On the 27th January, 1817 Jane Austen began work on a novel that is now known as Sanditon. It was never completed. Her declining health robbed her of what she dearly loved most, writing, and on the 18th of March 1817 after penning 22,000 words she wrote the last lines of chapter twelve and put down her pen. Four months later at age 41 she would succumb to what is generally believed to have been Addison’s disease.
Set in the emerging seaside village of Sanditon on the Sussex coast we are introduced to a large cast of characters dominated by the two minions of the community: Mr. Parker a local landowner with grand designs of turning a fishing village into a fashionable watering place offering the therapeutic or curative benefits of sea-bathing and his partner Lady Denham, the local great lady who has “a shrewd eye & self satisfying air” and cares little about the community and only her pocketbook.
The story unfolds from the perspective of Charlotte Heywood, a young lady experiencing her first trip away from her family as a guest of Mr. and Mrs. Parker. Sanditon is populated by a comical ensemble of residents and visitors who upon Charlotte’s first acquaintance are altogether different than they later appear. Lady Denham’s nephew Sir Edward Denham is handsome, amiable and titled but is prone to long inflated speeches in the most pompous and affected style in an attempt to reinforce his own notion that he is a romantic character born to seduce women “quite in the line of Lovelaces.” (Lovelace refers to the villain Robert Lovelace in Samuel Richardson’s 1748 novel Clarissa who rapes and ruins the young heroine.) He has designs upon Lady Denham’s companion Clara Brereton who he shall either woo with affection or carry off. Clara is a poor relation of Lady Denham’s who is maneuvering to be her heir and in direct competition with Sir Edward for her favor.
Also sharing the spotlight is Mr. Parker and his four siblings, three of whom Charlotte is told are sad invalids, but after their arrival talk a great deal about their maladies but exhibit little consequence of their afflictions. Here we see Austen at her comedic height characterizing the foibles of those who attach illness as an identity and hypochondria as their religion. The one bright light of hope in the novel is Mr. Parker’s brother Sidney who we know of only through letters and others descriptions. He may be the only character besides Charlotte who has the potential to set things in balance with his sense of humor and honest opinions. Sadly he is destined to remain the mystery hero of Austen’s oeuvre. Add to that a lineup a nest of plot ironies to raise an eyebrow at business speculation and hypochondria, and a sharp jab at the effluvia of novels and poetry and you have a narrative that whizzes along until an abrupt halt just when we are hooked.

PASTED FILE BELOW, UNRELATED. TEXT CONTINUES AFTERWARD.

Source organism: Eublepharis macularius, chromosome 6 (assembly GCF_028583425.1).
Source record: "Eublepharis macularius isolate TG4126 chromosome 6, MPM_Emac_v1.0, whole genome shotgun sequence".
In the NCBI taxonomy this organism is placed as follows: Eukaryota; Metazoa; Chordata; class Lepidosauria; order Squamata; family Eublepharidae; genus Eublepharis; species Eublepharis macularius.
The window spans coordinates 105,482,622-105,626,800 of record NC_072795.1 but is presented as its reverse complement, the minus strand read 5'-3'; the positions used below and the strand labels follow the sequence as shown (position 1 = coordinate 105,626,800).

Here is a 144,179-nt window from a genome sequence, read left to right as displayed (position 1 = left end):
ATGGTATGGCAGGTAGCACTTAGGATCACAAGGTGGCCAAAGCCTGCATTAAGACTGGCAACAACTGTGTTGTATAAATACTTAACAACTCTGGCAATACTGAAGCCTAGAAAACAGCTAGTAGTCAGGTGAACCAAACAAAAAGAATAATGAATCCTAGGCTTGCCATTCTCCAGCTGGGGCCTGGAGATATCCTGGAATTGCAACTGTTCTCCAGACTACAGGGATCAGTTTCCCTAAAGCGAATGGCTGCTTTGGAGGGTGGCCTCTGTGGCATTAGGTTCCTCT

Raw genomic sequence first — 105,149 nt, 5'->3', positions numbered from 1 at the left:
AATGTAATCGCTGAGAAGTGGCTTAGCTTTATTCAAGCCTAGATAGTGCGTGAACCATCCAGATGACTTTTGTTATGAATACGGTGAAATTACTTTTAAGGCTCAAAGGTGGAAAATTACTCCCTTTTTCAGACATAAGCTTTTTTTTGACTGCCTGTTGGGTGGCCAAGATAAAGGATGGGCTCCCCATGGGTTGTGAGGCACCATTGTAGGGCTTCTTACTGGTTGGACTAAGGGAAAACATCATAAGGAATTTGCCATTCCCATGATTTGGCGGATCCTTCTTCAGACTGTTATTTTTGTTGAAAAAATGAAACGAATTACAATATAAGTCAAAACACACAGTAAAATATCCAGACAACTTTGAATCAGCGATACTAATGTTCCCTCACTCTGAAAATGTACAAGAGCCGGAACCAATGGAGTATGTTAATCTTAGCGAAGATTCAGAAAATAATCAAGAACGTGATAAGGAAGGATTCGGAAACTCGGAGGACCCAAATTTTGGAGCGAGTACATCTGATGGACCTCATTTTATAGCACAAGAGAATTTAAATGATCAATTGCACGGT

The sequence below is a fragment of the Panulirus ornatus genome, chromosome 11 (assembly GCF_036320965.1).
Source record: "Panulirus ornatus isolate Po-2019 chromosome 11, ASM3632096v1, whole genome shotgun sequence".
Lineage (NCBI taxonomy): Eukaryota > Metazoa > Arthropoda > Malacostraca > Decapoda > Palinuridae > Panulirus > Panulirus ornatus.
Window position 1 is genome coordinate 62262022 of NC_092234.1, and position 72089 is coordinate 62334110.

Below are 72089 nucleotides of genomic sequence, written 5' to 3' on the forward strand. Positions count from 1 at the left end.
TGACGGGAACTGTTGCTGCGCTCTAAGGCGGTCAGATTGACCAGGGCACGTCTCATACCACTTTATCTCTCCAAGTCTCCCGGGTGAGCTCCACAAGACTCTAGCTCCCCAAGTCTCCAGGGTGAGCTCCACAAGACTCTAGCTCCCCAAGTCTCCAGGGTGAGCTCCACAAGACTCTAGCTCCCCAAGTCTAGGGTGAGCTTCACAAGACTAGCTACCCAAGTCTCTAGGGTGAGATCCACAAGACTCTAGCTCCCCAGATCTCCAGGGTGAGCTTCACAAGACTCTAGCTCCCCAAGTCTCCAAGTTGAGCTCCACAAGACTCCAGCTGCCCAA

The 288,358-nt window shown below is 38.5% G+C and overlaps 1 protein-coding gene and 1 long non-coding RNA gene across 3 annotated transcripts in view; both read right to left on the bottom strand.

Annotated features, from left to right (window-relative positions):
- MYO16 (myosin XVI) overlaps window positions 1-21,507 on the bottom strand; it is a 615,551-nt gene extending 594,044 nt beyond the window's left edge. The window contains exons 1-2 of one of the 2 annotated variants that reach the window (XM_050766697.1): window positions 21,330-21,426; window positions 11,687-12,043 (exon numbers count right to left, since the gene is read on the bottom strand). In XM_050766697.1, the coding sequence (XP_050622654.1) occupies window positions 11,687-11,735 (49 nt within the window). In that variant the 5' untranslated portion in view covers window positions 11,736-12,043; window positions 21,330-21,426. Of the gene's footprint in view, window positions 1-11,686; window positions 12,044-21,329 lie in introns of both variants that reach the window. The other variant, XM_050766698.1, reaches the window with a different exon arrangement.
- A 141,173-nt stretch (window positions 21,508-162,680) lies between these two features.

The uncompleted novel is a great loss to literature but also to the characters who after a bright and comical beginning are left with uncertain futures. What does remain is more than a novelty of Austenalia. Sanditon’s levity despite the author’s failing health when it was written is quite remarkable. On first reading I thought it quite energetic and satirical, similar to the burlesque humor of Austen’s Northanger Abbey. I then put it aside and did not reflect on it further. My second reading after several years brought an entirely new reaction. Austen has taken a new and fresh direction from her usual three or four families in a country village and sets her novel not about an individuals struggle but an entire community. Money is still the fuel that powers the plot, but her physical descriptions of the landscape and town are entirely new in her cannon foreshadowing what may have been an evolution in her style. Sanditon is a gem that no Austen enthusiast should miss.
5 out of 5 Regency Stars
Sandition, by Jane Austen, foreword by Prof. A. C. Graying
Hesperus Press, London (2009)
Trade paperback (85) pages
By the Seaside with Sanditon: Day 6 Giveaway
Enter a chance to win one of three copies of Sanditon, by Jane Austen (Hesperus Press) by leaving a comment stating what intrigues you about Sanditon, or who your favorite character is by midnight PDT Friday, March 26th, 2010. Winners to be announced on Saturday, March 27th. Shipment worldwide, but it might have trouble reaching Antarctica.
On an aside. For any of you that are curious about the backside of a chicken staring at us on the cover, the Hesperus Press publicist offers this revealing insight. “Regarding the cover design for this title – our designers try to avoid clichés and so don’t always go for literal covers, thinking laterally instead. The tone of the image and its colour range suit the book well, and chickens and eggs are often taken as symbols of new life, which links to Sanditon’s plot, being about a new town.”
Upcoming event posts
Day 7 – March 21 Sanditon Continuations
Day 8 – March 22 Event Wrap-up